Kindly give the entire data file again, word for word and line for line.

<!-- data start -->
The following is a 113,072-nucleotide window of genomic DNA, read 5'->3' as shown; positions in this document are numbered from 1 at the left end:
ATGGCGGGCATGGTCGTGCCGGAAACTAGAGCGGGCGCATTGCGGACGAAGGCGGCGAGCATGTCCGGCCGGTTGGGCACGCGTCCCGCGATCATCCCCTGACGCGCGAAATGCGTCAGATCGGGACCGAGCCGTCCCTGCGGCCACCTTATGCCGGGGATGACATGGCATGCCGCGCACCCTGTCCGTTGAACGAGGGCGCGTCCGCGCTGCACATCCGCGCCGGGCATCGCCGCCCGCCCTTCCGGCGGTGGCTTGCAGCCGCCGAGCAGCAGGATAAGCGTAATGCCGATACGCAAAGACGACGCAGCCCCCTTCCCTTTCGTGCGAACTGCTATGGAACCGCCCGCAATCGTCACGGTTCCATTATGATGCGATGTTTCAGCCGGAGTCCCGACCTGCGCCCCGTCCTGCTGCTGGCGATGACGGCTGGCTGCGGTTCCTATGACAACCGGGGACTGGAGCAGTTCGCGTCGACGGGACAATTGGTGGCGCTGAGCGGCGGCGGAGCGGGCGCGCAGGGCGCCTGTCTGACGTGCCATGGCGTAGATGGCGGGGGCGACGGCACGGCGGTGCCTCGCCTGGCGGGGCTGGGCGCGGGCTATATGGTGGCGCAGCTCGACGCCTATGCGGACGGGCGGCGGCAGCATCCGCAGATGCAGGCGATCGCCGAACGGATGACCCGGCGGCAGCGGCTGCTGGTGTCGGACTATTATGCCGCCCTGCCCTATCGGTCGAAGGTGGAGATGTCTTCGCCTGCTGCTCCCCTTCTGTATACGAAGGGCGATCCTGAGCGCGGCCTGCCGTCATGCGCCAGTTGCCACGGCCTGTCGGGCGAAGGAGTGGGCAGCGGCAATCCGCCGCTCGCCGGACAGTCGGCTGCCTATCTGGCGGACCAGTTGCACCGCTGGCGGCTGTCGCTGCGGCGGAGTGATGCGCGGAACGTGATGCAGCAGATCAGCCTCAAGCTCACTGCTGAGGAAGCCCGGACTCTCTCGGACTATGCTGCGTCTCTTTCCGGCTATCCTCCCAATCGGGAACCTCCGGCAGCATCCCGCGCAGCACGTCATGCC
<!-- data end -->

The following is a 113,072-nucleotide window of genomic DNA, read 5'->3' as shown; positions in this document are numbered from 1 at the left end:
ATGGCGGGCATGGTCGTGCCGGAAACTAGAGCGGGCGCATTGCGGACGAAGGCGGCGAGCATGTCCGGCCGGTTGGGCACGCGTCCCGCGATCATCCCCTGACGCGCGAAATGCGTCAGATCGGGACCGAGCCGTCCCTGCGGCCACCTTATGCCGGGGATGACATGGCATGCCGCGCACCCTGTCCGTTGAACGAGGGCGCGTCCGCGCTGCACATCCGCGCCGGGCATCGCCGCCCGCCCTTCCGGCGGTGGCTTGCAGCCGCCGAGCAGCAGGATAAGCGTAATGCCGATACGCAAAGACGACGCAGCCCCCTTCCCTTTCGTGCGAACTGCTATGGAACCGCCCGCAATCGTCACGGTTCCATTATGATGCGATGTTTCAGCCGGAGTCCCGACCTGCGCCCCGTCCTGCTGCTGGCGATGACGGCTGGCTGCGGTTCCTATGACAACCGGGGACTGGAGCAGTTCGCGTCGACGGGACAATTGGTGGCGCTGAGCGGCGGCGGAGCGGGCGCGCAGGGCGCCTGTCTGACGTGCCATGGCGTAGATGGCGGGGGCGACGGCACGGCGGTGCCTCGCCTGGCGGGGCTGGGCGCGGGCTATATGGTGGCGCAGCTCGACGCCTATGCGGACGGGCGGCGGCAGCATCCGCAGATGCAGGCGATCGCCGAACGGATGACCCGGCGGCAGCGGCTGCTGGTGTCGGACTATTATGCCGCCCTGCCCTATCGGTCGAAGGTGGAGATGTCTTCGCCTGCTGCTCCCCTTCTGTATACGAAGGGCGATCCTGAGCGCGGCCTGCCGTCATGCGCCAGTTGCCACGGCCTGTCGGGCGAAGGAGTGGGCAGCGGCAATCCGCCGCTCGCCGGACAGTCGGCTGCCTATCTGGCGGACCAGTTGCACCGCTGGCGGCTGTCGCTGCGGCGGAGTGATGCGCGGAACGTGATGCAGCAGATCAGCCTCAAGCTCACTGCTGAGGAAGCCCGGACTCTCTCGGACTATGCTGCGTCTCTTTCCGGCTATCCTCCCAATCGGGAACCTCCGGCAGCATCCCGCGCAGCACGTCATGCC